Bu couldn’t it be that money functions as a consolation for social isolation, which it then reinforces by supplying the illusion of strength and efficacy?

Matt Yglesias seems to be arguing along the same lines:

profit-maximization is not a natural form of human behavior. I think it’s best understood as a very idiosyncratic kind of pursuit. It happens to be one that’s economically rewarded because with money to invest tend to want to invest it with would-be profit-maximizers. Thus, in fields of endeavor where the ability to raise large sums of capital on reasonable terms is a huge advantage, a profit-maximization impulse winds up being a huge advantage.

In other words the profit motive is a product of capitalism, and not what inspires it. And having to think in that economically rationalistic way, far from being natural to humans, may actually be fatiguing and confining. When capital is not necessary to the enterprise, other motives spring to the fore—the need for recognition being primary among them. Yglesias explains:

The startup costs of a decent website are pretty small in the scheme of things. And there are lots of people and institutions—academics looking to bring their research to a wider public, think tanks and advocacy organizations looking to influence the public debate, corporations like Google looking to express their views on policy debates, students trying to get an edge in the job market, authors hoping to promote a book—with perfectly good incentives to run websites that don’t aspire to maximize profits.

“Free competition” turns out to be a way to use the profit motive to inhibit free expression. Ideas aren’t typically or necessarily manufactured in accordance with the dominant modes of production (though arguably capitalism aspires to make it so that only the ideas manufactured corporately—by the entertainment industry, say, or the for-profit press—are recognized as valid). Capital is not necessary to think. So ideas don’t necessarily need to circulate in the ways capitalism requires. The exchange of ideas relies on a different sort of economy, of influence and notoriety. Capitalist society presumes that influence is only meaningful insofar as it can be converted into capital, but perhaps we are now beginning to see signs that money and intellectual influence could possibly move apart again. Perhaps this will only empower the advertising industry even further, as they will have to squawk louder to help paid content drowned out the alternatives.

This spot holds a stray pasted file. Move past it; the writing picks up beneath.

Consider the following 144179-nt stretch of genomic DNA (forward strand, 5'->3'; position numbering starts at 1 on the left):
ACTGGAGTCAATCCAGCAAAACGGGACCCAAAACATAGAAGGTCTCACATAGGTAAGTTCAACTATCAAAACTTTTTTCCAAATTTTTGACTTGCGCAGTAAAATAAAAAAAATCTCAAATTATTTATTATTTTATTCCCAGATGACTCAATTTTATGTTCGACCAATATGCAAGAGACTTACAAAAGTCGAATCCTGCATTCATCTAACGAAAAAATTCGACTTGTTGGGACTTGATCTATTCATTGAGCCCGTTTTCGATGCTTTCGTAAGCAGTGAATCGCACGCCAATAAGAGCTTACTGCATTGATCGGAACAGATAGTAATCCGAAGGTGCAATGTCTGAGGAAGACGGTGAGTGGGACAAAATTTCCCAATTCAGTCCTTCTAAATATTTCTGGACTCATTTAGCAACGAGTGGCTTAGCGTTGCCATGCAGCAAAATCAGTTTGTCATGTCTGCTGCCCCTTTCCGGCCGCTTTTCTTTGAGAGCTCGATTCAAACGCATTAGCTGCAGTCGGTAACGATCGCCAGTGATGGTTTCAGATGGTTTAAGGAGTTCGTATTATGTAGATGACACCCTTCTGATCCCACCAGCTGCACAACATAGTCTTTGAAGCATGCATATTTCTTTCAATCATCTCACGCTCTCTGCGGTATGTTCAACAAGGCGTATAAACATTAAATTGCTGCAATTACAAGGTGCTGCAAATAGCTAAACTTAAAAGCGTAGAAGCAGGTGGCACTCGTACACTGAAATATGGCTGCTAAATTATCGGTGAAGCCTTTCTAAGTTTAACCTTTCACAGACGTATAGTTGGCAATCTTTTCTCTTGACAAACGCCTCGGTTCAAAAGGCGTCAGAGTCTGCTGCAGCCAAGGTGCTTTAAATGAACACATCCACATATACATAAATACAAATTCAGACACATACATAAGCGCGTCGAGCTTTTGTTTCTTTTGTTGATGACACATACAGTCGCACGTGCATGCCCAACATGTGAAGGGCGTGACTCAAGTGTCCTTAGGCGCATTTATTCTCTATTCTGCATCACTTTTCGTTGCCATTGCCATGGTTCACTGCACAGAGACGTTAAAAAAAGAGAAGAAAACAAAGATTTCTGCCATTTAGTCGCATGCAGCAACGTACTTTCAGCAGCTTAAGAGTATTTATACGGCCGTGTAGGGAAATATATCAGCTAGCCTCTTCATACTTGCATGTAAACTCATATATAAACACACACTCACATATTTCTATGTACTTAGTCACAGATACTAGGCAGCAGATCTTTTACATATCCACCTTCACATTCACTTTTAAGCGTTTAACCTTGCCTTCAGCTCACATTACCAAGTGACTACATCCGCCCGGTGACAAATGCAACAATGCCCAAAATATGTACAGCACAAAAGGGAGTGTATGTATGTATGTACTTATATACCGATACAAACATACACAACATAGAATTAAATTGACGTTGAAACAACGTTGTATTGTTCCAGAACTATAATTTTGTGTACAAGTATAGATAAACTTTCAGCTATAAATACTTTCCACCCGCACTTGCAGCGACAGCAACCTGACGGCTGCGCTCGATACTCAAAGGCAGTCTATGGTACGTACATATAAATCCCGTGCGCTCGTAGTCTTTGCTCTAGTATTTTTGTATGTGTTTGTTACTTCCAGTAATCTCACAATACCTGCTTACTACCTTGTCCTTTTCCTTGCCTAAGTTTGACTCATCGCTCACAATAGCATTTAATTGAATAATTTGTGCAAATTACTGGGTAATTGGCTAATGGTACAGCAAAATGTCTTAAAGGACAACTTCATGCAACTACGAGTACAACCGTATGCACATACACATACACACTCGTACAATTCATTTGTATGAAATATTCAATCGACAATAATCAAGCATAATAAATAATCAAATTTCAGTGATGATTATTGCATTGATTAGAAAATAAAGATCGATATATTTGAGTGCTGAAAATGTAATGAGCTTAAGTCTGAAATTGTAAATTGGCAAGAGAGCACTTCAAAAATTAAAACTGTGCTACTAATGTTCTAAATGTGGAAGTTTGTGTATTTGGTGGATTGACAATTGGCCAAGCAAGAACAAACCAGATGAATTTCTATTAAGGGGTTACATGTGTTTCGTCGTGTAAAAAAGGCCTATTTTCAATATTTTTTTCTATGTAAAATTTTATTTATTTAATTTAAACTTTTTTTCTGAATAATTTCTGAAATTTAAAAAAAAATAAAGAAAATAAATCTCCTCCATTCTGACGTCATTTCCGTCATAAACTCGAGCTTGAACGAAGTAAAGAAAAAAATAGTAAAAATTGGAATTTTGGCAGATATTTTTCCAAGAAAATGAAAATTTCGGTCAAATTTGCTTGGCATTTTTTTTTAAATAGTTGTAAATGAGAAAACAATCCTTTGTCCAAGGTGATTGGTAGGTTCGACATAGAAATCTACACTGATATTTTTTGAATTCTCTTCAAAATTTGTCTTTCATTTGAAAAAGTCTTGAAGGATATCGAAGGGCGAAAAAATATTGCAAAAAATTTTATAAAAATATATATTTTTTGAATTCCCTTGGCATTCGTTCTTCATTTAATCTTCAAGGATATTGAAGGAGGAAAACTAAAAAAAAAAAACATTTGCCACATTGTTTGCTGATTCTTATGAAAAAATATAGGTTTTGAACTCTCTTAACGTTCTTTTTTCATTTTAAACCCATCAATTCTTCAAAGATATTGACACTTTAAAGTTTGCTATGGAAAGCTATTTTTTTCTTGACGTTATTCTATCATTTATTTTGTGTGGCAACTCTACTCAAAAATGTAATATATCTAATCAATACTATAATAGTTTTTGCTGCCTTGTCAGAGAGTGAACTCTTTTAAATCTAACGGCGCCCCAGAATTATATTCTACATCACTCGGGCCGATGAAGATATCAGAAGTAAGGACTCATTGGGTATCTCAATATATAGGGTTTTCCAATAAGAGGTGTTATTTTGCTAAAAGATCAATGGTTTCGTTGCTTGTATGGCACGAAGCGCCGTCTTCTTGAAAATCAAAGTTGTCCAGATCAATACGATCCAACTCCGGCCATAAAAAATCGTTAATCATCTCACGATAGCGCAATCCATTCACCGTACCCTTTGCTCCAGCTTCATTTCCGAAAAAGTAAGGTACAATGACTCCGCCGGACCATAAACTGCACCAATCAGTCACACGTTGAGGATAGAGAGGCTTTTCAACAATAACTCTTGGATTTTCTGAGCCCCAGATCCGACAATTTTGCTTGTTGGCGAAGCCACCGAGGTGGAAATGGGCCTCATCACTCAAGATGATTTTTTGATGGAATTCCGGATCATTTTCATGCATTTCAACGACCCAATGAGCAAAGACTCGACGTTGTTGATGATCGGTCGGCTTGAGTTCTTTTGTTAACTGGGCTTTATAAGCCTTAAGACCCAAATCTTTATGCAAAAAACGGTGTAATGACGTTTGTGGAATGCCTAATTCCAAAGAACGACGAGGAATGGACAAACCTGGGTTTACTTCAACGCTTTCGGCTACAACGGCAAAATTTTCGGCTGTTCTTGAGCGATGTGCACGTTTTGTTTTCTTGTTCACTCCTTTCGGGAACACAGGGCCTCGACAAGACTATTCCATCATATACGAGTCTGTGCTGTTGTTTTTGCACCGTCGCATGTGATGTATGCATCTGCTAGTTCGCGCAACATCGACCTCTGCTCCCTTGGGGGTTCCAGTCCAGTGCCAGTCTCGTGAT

by shathley Q

5 Jun 2009

Who could have guessed that 50 years down the line in 2007, there actually would be a comedy show called The Office? And that deadpan, cornball humor, exactly of the kind to be found in this 1957 cartoon strip would be its trademark? Certainly not Charlie Brown. Nor his prodigious creator, Charles Schulz.

Approaching the second decade of the second millennium, it is hard to miss the cultural impact of Schulz’s Peanuts. Three generations now have grown up in a world where Snoopy, Lucy, Linus, and Good Ol’ Charlie Brown have been part of their world for much longer than they themselves. More than a literary staple, Peanuts has become a permanent fixture of popular culture. In time, as with all enduring cultural objects, Charlie Brown and the Gang have become the fuel for these generations having dreams and writing popular culture of their own.

Fifty years down the line, it becomes very easy to celebrate Schulz’s achievement by saying, ‘Without Peanuts there would be no…’. This cry can be completed in any number of ways. No Rugrats, no Dilbert, no Calvin & Hobbes, no Boondocks. No TV show called The Office. But making this claim while living in a world where Peanuts culturally predominates, also means losing something of the vitality and vibrancy of Schulz’s original work.

Just beginning to write in the mid-‘50s, Schulz could not have guessed at the overwhelming success that awaited him, nor at the popular and critical reception still to come for his work. Schulz’s Charlie Brown was not the Charlie Brown of our era. Peanuts was slow, and deliberate, just as Charlie Brown was the kid who always got out of bed late at night to feed Snoopy, no matter his own fear of the dark or neuroses around social failure. And like his fictional analog, Charles Schulz was the guy who drew a comics strip, everyday for fifty years.

It is this enduring spirit that would propel Peanuts well beyond the newspaper funny pages and into the popular imagination. Writing in the Introduction to second volume of The Complete Peanuts Jonathan Franzen reminds us, ‘Schulz wasn’t an artist because he suffered. He suffered because he was an artist. To keep choosing art over the comforts of a normal life—to grind out a strip everyday for 50 years; to pay the very steep psychic price for this—is the opposite of damaged. It’s the sort of choice that only a tower of strength and sanity can make. The reason that Schulz’s early sorrows look like “sources” of his later brilliance is that he had the talent and resilience to find humor in them’.